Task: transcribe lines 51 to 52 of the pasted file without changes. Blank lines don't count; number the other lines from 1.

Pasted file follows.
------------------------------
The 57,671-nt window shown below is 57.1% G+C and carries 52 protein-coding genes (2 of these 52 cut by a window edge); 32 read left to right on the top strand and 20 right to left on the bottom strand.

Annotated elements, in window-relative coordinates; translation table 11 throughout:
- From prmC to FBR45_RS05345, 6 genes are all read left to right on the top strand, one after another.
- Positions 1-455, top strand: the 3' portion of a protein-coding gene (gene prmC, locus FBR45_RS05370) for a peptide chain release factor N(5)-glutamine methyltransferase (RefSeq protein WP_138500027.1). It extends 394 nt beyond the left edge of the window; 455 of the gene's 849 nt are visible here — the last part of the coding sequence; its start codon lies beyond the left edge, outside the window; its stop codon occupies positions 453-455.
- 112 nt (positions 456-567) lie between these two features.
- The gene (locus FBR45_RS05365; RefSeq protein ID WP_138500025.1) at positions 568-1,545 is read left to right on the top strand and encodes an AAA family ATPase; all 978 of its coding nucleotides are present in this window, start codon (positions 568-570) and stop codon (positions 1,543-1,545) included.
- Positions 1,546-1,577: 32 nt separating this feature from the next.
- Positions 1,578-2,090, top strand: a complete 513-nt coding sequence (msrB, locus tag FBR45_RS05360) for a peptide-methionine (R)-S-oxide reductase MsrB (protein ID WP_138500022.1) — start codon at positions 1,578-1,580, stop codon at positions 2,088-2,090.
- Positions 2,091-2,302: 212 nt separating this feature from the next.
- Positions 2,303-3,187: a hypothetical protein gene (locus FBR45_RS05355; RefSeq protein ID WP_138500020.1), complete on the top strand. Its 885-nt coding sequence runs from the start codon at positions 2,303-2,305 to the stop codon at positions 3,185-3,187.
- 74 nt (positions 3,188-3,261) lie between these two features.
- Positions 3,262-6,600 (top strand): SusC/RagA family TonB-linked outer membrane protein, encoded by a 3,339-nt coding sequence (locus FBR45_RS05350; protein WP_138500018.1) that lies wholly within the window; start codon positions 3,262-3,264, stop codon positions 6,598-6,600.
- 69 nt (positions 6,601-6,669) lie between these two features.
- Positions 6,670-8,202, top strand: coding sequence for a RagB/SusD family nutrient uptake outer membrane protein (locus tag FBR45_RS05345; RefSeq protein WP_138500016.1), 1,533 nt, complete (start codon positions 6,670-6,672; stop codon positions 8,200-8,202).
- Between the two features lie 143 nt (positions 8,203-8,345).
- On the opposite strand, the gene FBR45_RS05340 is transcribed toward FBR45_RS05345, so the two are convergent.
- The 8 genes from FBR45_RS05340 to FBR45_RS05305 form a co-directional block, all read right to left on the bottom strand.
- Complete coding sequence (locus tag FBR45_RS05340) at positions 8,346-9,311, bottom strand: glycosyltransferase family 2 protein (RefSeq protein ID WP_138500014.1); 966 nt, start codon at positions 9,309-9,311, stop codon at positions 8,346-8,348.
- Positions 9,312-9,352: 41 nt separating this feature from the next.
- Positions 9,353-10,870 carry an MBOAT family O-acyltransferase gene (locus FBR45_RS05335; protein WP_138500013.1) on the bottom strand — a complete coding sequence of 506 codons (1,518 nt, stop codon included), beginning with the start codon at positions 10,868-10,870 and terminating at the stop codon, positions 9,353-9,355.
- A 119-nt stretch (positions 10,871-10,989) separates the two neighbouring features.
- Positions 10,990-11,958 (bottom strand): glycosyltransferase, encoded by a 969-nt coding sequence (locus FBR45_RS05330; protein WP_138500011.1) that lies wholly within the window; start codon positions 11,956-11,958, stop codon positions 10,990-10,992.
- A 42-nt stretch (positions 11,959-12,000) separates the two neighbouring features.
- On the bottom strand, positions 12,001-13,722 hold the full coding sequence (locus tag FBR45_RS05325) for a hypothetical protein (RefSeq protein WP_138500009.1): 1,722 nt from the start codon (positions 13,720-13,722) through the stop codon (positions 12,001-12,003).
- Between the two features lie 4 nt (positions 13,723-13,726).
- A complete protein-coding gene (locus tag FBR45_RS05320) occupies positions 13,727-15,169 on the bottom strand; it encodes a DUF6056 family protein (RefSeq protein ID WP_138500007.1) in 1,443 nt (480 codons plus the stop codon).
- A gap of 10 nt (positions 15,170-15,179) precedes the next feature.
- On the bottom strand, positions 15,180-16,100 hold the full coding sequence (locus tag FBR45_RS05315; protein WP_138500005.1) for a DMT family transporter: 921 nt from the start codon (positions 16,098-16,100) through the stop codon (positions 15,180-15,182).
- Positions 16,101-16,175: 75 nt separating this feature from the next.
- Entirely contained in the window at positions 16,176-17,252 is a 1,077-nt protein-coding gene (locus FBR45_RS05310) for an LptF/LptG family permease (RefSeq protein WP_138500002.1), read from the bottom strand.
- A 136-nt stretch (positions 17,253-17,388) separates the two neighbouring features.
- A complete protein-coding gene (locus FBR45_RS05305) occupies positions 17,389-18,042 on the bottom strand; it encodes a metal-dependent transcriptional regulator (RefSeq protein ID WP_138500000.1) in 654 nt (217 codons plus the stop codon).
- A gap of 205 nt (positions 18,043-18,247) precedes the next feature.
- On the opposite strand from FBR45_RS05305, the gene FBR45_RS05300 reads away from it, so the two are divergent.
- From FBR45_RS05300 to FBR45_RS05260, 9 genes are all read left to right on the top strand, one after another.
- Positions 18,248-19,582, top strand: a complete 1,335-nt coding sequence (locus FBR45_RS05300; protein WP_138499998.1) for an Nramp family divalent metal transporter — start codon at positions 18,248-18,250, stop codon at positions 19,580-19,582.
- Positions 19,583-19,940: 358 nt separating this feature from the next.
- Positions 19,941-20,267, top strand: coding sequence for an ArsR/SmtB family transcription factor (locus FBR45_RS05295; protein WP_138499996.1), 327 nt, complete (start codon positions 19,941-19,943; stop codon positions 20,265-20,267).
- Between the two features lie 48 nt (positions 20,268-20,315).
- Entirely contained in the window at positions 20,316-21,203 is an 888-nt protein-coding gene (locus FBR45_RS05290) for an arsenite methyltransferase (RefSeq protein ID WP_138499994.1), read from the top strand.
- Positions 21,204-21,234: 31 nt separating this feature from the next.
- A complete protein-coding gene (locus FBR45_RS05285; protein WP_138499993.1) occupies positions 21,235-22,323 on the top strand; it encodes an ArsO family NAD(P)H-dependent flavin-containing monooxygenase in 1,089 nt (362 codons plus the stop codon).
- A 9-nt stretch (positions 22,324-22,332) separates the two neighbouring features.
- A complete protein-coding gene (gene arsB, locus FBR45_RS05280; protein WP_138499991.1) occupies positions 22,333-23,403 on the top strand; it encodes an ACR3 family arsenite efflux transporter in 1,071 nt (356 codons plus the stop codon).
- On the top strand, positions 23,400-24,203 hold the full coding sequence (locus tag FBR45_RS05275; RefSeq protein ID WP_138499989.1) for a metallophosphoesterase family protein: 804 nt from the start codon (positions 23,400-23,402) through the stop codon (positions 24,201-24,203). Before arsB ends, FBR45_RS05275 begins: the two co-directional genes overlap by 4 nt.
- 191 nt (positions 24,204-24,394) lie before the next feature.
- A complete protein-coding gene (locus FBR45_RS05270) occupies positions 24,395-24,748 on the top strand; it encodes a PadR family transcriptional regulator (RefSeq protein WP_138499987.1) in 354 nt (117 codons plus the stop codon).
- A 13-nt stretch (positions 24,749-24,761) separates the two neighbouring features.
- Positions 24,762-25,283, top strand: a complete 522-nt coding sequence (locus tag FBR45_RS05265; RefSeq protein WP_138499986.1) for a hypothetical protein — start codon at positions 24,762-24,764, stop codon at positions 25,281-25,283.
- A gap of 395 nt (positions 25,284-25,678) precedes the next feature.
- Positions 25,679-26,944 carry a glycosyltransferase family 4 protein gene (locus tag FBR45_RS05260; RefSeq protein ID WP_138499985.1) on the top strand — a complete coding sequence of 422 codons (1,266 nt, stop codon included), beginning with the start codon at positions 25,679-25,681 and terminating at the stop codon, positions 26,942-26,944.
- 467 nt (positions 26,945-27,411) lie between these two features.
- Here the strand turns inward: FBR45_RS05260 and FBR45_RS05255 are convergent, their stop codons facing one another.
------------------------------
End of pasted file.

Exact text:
- Positions 25,679-26,944 carry a glycosyltransferase family 4 protein gene (locus tag FBR45_RS05260; RefSeq protein ID WP_138499985.1) on the top strand — a complete coding sequence of 422 codons (1,266 nt, stop codon included), beginning with the start codon at positions 25,679-25,681 and terminating at the stop codon, positions 26,942-26,944.
- 467 nt (positions 26,945-27,411) lie between these two features.